Input values are static

Input values are always evaluated to a static value when the JavaScript function execution begins. They are never dynamic references to the value's original source.

For example, let's say we have a long-running JavaScript function where an input argument is bound to a page variable and that page variable changes before the function's execution is completed, the value available via the inputs object remains as the "snapshot" taken at the beginning of execution.


Output arguments define what comes out of your JavaScript function node. Like all values in Composer, they have a schema, which is defined via the section on the right.


To add a new output argument, type its key into the Add new property field and click the plus icon. To remove an output argument, click the x icon.

Data is passed to the output arguments as-is, so it is up to you to ensure your JavaScript function doesn't output data that's different from the expected schema.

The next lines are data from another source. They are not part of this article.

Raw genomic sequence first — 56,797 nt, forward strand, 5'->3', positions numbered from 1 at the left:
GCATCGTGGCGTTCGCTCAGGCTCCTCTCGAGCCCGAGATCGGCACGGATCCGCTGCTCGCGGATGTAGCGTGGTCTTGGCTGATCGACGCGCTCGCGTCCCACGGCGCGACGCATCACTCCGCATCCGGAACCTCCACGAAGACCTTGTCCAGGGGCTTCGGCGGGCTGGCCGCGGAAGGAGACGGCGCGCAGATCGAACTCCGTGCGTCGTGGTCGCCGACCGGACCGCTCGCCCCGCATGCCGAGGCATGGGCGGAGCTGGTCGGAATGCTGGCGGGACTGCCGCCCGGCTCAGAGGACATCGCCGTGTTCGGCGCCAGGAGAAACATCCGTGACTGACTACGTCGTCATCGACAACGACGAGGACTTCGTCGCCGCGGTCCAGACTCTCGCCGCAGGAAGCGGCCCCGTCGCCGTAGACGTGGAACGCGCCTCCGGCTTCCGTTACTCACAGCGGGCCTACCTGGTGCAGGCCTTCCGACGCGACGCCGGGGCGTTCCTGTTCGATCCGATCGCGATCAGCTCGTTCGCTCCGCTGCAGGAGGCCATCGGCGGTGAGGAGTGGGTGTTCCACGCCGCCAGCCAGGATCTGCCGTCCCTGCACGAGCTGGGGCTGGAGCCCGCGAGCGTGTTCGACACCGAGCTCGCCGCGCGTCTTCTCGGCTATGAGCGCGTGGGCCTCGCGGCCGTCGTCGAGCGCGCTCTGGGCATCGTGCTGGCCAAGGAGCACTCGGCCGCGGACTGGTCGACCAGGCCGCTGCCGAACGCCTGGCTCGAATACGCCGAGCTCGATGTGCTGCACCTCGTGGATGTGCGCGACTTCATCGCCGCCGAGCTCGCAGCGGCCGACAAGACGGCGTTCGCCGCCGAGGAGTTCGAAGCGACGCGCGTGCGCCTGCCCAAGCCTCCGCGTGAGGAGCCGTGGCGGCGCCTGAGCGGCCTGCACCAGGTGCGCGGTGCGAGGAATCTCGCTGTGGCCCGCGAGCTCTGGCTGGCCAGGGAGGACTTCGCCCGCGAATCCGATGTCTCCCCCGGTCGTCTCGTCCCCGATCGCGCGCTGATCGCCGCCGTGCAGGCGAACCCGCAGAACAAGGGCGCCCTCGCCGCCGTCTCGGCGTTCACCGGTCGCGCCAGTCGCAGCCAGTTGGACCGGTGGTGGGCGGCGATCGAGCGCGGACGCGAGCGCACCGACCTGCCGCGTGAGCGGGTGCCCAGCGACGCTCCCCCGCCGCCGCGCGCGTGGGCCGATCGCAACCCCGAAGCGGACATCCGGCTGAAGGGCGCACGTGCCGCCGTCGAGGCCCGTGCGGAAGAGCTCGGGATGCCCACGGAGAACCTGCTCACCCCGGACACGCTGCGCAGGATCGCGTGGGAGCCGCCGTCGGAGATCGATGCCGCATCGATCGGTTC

Multiple outputs

In many cases, we want our node to have multiple outputs, so we can trigger different logic flows depending on the result. For example, we could have a complex regex matcher in our JavaScript function, and then trigger the first output if the match is successful, and the second one if it is not. To make multiple outputs available, change the Number of outputs value at the top of the Outputs section.


As the number of outputs increases, the value of out put arguments will increase too. You need to explicitly define what output arguments are available in each of the outputs. This is useful so that e.g. an error object will only be available in the second output when an error has occurred, and the successful result will only be available in the first output.

Function syntax and execution